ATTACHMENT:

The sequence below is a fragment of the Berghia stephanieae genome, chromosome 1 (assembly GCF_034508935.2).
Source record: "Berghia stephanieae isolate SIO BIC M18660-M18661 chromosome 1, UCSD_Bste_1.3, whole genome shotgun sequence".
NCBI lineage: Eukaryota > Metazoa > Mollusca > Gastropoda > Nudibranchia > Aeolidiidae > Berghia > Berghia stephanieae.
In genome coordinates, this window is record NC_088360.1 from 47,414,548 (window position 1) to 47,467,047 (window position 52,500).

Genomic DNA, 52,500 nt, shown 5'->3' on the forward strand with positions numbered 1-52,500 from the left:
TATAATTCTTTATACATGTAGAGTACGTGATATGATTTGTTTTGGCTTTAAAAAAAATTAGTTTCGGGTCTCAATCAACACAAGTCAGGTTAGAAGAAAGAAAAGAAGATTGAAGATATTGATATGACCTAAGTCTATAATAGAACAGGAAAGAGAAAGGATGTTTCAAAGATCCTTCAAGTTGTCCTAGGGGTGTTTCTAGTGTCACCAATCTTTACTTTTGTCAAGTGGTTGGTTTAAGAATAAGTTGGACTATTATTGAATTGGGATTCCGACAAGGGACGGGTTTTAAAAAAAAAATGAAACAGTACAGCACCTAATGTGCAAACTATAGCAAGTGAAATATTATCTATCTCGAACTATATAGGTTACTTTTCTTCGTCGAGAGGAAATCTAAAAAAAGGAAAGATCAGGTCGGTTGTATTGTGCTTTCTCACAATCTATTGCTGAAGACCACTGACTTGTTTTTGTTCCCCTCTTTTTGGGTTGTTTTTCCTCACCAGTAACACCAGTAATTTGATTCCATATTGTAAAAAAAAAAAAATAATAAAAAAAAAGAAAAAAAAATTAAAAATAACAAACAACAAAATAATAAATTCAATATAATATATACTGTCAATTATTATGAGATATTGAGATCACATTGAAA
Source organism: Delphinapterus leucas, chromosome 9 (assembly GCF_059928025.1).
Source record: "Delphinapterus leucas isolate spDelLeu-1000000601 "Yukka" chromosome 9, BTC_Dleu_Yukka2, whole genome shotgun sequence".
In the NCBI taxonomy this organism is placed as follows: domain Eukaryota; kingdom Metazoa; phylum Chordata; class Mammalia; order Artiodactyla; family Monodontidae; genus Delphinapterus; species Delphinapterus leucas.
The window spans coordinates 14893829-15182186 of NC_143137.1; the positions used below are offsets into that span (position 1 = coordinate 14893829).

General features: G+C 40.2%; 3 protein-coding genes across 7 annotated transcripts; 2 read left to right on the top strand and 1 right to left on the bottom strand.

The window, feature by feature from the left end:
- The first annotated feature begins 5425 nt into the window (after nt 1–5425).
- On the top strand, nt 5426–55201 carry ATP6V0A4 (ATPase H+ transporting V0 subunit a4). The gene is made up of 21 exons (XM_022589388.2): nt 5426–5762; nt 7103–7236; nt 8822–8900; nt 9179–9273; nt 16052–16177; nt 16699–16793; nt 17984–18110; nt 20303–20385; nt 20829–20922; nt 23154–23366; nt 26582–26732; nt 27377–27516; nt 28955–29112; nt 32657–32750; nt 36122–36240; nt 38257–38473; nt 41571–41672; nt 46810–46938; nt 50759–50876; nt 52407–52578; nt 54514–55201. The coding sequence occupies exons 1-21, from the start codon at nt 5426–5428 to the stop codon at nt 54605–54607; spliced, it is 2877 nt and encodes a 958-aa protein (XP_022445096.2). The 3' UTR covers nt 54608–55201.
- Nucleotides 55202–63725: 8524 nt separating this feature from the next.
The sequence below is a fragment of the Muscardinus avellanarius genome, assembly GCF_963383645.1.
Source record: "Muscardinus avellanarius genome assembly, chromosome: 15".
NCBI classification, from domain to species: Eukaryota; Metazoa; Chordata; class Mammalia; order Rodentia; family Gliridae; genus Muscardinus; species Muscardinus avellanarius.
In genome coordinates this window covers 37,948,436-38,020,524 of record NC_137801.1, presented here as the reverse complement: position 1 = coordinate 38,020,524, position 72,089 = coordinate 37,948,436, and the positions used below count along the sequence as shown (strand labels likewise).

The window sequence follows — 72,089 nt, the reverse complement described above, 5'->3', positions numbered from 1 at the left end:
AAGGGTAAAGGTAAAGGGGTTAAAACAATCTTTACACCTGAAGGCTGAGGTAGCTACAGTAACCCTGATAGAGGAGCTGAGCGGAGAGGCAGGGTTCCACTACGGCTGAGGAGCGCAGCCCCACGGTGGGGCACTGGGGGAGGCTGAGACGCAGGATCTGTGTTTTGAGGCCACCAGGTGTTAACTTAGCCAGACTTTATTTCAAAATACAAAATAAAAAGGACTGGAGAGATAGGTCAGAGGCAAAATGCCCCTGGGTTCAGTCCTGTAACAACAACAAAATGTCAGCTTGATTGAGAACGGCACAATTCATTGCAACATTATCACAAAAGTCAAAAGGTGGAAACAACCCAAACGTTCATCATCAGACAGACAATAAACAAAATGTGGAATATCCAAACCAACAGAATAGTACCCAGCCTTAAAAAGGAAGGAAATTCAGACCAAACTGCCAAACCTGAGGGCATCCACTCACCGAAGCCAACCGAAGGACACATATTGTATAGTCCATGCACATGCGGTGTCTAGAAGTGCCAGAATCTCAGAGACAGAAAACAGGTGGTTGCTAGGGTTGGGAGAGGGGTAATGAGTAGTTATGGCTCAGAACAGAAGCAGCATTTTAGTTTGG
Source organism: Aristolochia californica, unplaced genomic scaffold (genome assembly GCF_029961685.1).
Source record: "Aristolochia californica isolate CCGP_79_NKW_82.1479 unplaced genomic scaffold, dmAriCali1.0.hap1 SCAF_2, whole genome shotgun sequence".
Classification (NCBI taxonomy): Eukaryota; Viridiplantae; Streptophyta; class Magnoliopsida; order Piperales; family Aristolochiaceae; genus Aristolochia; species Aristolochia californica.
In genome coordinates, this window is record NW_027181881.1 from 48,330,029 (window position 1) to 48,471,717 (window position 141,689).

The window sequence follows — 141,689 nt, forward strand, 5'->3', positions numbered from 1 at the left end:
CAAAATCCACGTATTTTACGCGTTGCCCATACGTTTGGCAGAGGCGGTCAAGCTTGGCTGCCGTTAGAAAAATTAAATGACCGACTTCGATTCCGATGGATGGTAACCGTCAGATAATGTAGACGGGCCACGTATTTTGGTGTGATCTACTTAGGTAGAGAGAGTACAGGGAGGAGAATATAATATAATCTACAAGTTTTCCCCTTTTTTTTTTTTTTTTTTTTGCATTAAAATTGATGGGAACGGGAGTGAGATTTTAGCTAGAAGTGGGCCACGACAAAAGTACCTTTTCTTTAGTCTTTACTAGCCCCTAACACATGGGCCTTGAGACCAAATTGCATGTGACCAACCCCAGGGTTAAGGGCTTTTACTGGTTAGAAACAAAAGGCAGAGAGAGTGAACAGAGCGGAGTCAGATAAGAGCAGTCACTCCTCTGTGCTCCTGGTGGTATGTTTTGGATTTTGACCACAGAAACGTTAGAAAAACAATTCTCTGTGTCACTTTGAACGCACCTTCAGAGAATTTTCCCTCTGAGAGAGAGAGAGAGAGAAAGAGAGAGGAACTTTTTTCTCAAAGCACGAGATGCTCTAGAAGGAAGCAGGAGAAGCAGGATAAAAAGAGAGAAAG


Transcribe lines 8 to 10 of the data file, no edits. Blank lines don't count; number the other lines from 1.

Source record: "Delphinapterus leucas isolate spDelLeu-1000000601 "Yukka" chromosome 9, BTC_Dleu_Yukka2, whole genome shotgun sequence".
In the NCBI taxonomy this organism is placed as follows: domain Eukaryota; kingdom Metazoa; phylum Chordata; class Mammalia; order Artiodactyla; family Monodontidae; genus Delphinapterus; species Delphinapterus leucas.
The window spans coordinates 14893829-15182186 of NC_143137.1; the positions used below are offsets into that span (position 1 = coordinate 14893829).